Charity Working at the Heart of Society, a policy document from the Charity Commission in 2005, announced that the regulator was intending to take a broader role as a promoter and champion, enabling charities to maximise their impact and encouraging innovation and effectiveness.
This caused some consternation among sector umbrella bodies and representative groups. The National Council for Voluntary Organisations, for example, warned that the commission's impartiality could be undermined and confidence in the sector damaged. "It is not the commission's role to promote the sector or protect charity integrity," it said.
When the commission's policy was revised the following year, the phrase "championing the work of the sector" was replaced by "championing the public interest in charity". The dissenters were mollified, but have never been entirely satisfied with the widened role of the watchdog.
The purpose of this historical detour is to put in context the response the umbrellas and representatives have made to the commission's recent consultation about how it should make the £8m cuts to its budget over the next four years. Not to put too fine a point on it, they have treated this as an opportunity to get the commission back in its box.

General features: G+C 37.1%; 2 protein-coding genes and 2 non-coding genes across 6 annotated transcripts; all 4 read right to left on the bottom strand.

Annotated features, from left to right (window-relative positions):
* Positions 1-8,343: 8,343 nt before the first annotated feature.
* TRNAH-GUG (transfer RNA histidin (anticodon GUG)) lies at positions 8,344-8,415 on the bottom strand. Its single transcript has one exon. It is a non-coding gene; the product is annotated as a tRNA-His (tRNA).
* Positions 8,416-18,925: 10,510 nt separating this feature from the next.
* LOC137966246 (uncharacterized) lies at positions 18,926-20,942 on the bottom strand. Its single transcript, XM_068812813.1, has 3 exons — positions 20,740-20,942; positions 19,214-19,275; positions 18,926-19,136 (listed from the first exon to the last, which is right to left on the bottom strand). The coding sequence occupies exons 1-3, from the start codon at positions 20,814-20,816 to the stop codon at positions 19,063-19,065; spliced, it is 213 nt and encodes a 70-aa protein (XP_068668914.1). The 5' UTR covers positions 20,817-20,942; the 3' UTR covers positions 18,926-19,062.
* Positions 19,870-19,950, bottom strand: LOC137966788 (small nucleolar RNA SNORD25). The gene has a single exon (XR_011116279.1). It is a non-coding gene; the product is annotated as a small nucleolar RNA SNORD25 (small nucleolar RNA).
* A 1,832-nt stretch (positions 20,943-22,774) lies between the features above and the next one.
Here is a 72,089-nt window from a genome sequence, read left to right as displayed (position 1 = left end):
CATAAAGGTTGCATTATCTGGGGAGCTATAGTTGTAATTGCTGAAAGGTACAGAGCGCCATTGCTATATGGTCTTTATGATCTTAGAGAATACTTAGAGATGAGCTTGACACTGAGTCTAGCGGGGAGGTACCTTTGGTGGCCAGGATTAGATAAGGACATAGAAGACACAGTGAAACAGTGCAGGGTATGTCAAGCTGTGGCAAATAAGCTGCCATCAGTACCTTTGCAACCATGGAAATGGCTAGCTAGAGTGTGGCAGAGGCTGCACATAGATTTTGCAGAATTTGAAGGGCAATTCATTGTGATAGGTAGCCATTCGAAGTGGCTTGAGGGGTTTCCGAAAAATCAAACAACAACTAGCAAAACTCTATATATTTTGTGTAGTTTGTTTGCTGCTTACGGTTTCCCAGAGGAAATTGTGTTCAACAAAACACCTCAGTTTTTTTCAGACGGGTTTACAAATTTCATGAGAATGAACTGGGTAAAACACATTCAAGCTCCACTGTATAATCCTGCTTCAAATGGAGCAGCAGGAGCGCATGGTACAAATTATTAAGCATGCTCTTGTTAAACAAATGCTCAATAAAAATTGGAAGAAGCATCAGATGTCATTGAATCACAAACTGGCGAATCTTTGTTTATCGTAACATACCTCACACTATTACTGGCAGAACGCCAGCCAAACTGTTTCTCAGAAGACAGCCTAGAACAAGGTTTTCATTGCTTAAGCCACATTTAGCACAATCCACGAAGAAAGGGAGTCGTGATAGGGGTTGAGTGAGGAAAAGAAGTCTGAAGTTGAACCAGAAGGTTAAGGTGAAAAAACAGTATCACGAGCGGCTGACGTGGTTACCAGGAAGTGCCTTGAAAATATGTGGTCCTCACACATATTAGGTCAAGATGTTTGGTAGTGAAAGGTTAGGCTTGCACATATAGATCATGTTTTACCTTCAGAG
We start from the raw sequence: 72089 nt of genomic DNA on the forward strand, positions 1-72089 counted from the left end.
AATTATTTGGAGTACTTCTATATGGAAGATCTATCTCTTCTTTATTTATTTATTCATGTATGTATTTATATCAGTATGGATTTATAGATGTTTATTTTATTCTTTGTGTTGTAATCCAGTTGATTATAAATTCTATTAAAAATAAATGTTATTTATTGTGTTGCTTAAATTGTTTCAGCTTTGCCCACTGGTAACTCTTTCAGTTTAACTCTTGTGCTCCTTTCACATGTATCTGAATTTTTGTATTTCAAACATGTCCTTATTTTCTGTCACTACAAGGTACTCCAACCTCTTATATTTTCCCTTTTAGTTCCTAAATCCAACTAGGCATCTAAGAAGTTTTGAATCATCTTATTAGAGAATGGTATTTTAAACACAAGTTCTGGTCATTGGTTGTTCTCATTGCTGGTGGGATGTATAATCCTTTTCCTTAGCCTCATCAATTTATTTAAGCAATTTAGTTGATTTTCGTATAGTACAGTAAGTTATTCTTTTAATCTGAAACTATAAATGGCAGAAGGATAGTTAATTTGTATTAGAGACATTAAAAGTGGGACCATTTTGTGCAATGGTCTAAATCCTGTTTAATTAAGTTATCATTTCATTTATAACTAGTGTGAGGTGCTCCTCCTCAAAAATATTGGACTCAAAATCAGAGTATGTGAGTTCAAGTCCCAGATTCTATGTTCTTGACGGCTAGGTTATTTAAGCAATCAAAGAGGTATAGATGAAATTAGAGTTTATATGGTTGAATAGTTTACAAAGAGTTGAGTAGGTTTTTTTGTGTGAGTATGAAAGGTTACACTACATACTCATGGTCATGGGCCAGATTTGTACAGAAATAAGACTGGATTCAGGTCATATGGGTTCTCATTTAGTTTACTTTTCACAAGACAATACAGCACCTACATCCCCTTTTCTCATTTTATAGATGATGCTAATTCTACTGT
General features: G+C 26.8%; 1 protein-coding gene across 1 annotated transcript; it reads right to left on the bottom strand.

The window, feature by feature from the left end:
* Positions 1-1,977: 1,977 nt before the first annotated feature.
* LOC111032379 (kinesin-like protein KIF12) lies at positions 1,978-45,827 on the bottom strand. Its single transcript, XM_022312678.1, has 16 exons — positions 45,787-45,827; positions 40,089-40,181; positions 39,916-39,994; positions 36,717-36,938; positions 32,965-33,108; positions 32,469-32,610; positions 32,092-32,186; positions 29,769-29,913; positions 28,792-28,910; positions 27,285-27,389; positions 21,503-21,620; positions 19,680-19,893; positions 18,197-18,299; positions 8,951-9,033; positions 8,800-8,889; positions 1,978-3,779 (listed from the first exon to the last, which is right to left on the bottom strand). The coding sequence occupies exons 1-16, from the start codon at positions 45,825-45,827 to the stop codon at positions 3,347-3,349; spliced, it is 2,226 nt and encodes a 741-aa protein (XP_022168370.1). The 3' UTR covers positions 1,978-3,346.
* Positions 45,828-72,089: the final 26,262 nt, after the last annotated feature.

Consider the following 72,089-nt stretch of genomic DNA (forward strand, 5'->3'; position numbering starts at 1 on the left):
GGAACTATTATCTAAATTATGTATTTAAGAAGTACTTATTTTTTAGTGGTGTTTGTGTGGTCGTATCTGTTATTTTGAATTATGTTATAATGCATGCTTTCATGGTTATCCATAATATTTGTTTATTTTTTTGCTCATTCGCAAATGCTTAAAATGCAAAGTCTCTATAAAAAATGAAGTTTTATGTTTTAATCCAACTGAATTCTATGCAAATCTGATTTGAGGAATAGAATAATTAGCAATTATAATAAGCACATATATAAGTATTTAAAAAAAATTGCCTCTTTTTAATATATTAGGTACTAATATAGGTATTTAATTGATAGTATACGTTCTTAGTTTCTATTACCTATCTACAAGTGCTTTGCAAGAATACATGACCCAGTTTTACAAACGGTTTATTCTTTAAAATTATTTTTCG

Their message, broadly speaking, is that the commission should concentrate on maintaining a high standard of regulation and leave it to them to offer advice and guidance to charities. The unspoken implication is that a slimmed-down commission should relinquish any remaining claim to the 'champion' role.
The Institute of Fundraising has gone further than most in saying the commission should help to finance itself by charging registration or annual membership fees. More audaciously still, it suggests that some of the revenue could be shared with other organisations, such as the Institute of Fundraising, that are involved in giving advice to charities. It would have been interesting to watch the movement of the eyebrows of Dame Suzi Leather, chair of the commission, when that one dropped on her desk.